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The best tech writing of the week, December 16

The best tech writing of the week, December 16


Your Sunday reading

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long reads
long reads

We all know the feeling. You're sleepless in the sad hours of the night or stumbling around early on a hazy weekend morning in need of something to read, and that pile of unread books just isn't cutting it. Why not take a break from the fire hose of Twitter and RSS and check out our weekly roundup of essential writing from around the web about technology, culture, media, and the future? Sure, it's one more thing you can feel guilty about sitting in your Instapaper queue, but it's better than pulling in vain on your Twitter list again.

Grab all of these as a Readlist here.

On chemical warfare testing

Raffi Khatchadourian writes about the testing of psychoactive drugs on soldiers (and the scientists, doctors, and staff behind it) at the Army's Edgewood research facility during much of the Cold War.

The New Yorker: Raffi Khatchadourian - Operation Delirium

To demonstrate the effects of VX, he was known to dip his finger in a beaker containing the lethal agent, then rub it on the back of a shaved rabbit; as the animal convulsed and died, he would casually walk across the room and bathe his finger in a Martini to wash off the VX.On the web

Anil Dash considers how much the web and its core values have changed, often for the worse, in the past decade.

Dashes: Anil Dash - The web we lost

We get bullshit turf battles like Tumblr not being able to find your Twitter friends or Facebook not letting Instagram photos show up on Twitter because of giant companies pursuing their agendas instead of collaborating in a way that would serve users. And we get a generation of entrepreneurs encouraged to make more narrow-minded, web-hostile products like these because it continues to make a small number of wealthy people even more wealthy, instead of letting lots of people build innovative new opportunities for themselves on top of the web itself.On the 8-track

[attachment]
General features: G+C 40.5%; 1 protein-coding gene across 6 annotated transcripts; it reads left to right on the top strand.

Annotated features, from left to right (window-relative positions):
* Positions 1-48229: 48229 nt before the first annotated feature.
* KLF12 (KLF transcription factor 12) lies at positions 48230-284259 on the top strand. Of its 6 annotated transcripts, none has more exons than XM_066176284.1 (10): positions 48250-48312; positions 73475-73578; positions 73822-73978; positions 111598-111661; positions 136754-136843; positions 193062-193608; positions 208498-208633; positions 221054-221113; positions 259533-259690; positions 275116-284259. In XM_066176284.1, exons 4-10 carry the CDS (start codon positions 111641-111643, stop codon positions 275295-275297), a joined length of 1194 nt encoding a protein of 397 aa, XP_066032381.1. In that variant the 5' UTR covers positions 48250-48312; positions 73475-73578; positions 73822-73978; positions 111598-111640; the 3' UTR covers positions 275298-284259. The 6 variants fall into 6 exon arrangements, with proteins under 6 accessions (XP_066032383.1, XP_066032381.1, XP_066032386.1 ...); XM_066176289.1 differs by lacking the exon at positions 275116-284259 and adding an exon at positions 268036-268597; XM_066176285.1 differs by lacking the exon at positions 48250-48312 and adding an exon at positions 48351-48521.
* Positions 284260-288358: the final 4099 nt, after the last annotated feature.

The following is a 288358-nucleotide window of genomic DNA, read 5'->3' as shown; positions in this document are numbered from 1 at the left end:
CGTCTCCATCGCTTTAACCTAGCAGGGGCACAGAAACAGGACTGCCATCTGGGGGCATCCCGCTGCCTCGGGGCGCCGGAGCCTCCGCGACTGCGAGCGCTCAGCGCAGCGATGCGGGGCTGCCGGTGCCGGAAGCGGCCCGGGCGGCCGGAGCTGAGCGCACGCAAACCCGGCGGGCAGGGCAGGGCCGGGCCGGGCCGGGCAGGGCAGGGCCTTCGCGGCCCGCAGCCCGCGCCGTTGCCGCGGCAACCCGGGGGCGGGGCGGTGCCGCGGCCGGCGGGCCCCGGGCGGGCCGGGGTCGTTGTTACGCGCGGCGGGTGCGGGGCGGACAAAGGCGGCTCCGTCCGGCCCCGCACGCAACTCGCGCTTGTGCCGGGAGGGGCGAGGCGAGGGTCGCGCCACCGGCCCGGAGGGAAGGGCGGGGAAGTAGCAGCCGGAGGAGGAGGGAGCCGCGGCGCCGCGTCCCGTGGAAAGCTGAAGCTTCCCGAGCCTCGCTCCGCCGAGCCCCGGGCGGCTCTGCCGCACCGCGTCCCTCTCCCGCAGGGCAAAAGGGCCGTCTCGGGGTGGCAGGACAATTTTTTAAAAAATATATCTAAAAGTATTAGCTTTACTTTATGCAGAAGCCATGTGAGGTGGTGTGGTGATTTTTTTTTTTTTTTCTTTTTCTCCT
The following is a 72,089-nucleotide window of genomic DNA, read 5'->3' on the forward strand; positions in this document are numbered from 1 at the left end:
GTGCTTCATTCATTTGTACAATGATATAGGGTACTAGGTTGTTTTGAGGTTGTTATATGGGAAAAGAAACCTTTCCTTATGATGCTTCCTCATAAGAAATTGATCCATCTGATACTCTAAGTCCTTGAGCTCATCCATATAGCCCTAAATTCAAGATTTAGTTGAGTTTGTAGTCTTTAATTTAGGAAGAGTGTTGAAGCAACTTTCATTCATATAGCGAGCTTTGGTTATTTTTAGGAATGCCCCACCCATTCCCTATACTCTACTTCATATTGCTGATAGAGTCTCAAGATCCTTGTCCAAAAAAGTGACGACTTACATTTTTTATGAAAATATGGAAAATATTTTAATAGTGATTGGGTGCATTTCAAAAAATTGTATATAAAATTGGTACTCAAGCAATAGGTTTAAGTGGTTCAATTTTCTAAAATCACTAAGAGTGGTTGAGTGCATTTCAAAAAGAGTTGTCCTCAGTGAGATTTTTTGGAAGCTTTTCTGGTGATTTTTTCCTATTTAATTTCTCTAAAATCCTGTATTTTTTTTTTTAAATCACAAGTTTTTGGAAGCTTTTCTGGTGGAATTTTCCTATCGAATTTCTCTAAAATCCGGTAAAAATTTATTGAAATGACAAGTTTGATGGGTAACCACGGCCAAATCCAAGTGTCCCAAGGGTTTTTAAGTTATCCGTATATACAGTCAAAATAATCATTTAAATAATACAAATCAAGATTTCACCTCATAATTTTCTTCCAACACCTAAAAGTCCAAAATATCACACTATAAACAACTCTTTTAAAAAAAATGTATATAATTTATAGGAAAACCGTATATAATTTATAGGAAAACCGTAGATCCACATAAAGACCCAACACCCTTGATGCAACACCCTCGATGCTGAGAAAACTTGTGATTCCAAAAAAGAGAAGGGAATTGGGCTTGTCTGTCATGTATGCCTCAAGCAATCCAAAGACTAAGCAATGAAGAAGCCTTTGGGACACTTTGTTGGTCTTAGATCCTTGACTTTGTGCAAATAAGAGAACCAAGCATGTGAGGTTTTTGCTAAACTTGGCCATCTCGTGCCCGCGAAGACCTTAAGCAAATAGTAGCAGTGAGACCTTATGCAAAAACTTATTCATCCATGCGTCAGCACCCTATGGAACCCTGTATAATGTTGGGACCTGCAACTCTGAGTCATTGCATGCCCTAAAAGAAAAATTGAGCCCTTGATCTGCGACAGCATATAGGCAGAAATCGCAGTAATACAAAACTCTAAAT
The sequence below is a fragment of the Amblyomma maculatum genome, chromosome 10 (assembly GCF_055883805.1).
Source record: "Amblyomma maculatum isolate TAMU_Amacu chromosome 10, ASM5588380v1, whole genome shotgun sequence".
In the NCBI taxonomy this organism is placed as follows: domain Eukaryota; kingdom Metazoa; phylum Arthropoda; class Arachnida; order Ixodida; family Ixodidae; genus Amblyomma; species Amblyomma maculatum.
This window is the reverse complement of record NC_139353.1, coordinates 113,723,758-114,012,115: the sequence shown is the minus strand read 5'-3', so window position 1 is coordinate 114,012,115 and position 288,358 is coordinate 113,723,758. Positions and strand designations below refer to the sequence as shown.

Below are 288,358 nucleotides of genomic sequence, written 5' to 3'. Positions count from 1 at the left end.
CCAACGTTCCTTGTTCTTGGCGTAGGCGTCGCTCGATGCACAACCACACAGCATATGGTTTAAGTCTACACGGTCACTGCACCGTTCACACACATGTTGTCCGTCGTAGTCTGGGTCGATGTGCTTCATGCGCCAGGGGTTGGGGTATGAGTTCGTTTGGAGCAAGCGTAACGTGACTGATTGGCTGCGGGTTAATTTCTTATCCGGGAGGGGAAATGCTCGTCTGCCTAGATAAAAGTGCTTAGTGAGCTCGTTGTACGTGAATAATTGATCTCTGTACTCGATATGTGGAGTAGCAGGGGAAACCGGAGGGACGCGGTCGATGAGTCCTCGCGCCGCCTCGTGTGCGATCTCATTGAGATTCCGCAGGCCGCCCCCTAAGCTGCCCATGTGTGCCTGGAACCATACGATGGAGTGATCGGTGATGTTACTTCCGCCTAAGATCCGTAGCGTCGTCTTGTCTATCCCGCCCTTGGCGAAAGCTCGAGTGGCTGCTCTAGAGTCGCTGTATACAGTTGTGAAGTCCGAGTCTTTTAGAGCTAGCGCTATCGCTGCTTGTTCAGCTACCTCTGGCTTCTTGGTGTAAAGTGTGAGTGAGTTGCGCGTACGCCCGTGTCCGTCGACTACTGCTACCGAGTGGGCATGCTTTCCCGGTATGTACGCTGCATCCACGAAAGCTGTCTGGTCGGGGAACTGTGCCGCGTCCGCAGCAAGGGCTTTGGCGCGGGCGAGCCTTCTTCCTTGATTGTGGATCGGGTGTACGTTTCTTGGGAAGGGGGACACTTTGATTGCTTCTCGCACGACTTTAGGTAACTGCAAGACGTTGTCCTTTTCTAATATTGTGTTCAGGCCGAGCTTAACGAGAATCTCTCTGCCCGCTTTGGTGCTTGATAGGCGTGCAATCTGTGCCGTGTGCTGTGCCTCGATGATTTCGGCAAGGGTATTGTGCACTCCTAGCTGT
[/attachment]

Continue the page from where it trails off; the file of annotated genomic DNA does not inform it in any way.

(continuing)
Collector's Weekly interviews Bucks Burnett, champion of the 8-track and founder several museums dedicated to the much-derided format.

Collector's Weekly: Hunter Oatman-Stanford - God Save the Eight-Track

In the mid-’60s, Bill Lear of Learjet wanted a format to play music in his airplanes, so he had his engineers develop a tape cartridge that they installed in the jets. Very quickly a light went off in his head. He’s like, "Wait, my jet customers love having music in the air. Why can’t I put this in cars?" Lear went out and lobbied all the big auto manufacturers in Detroit and got them to introduce a line of eight-track players in their 1966 cars.On photography

Thomas Beller considers his photography habits, memory, and experience.

The New Yorker: Thomas Beller - Saying Goodbye to Now

I like action shots. I don’t use a flash. A little blur is O.K., as long as the flavor and mood of the light is there. I don’t ask for poses, in fact I actively discourage them. I still remember when my daughter, at the age of three or four, first displayed her fake camera smile. It was awful.On emulation

Jason Scott talks about the trouble with strict, crisp recreation of video games via emulators, and the efforts to capture the "analog fog" of crappy monitors.

ASCII: Jason Scott - What a Wonder is a Terrible Monitor

"The vector lines, which are created by aiming a beam DIRECTLY AT YOUR EYES only to be stopped by a coated piece of glass, have a completely different feel. The phosphor glows, the shots look like small stars floating across the glass, and a raster line is not to be seen. It’s an entirely different experience, and the teenagers at MAGfest had never seen it before, and unfortunately, it is well on its way out."On cable

Planet Money's Adam Davidson digs into the economics driving the current flood of great TV.

The New York Times: Adam Davidson - The ‘Mad Men’ Economic Miracle

At first, the cable industry’s ascendance into arguably America’s single-most-profitable big business makes almost no economic sense. Not long ago, three major networks controlled all of our viewing. Now dozens of channels reach a fraction of that audience. According to the basic rule of supply and demand, the revenue and profits should plummet. But those rules break down when an industry operates as a near monopoly. Have any favorites that you'd like to see included in next week's edition? Send them along to @thomashouston or share in the comments below.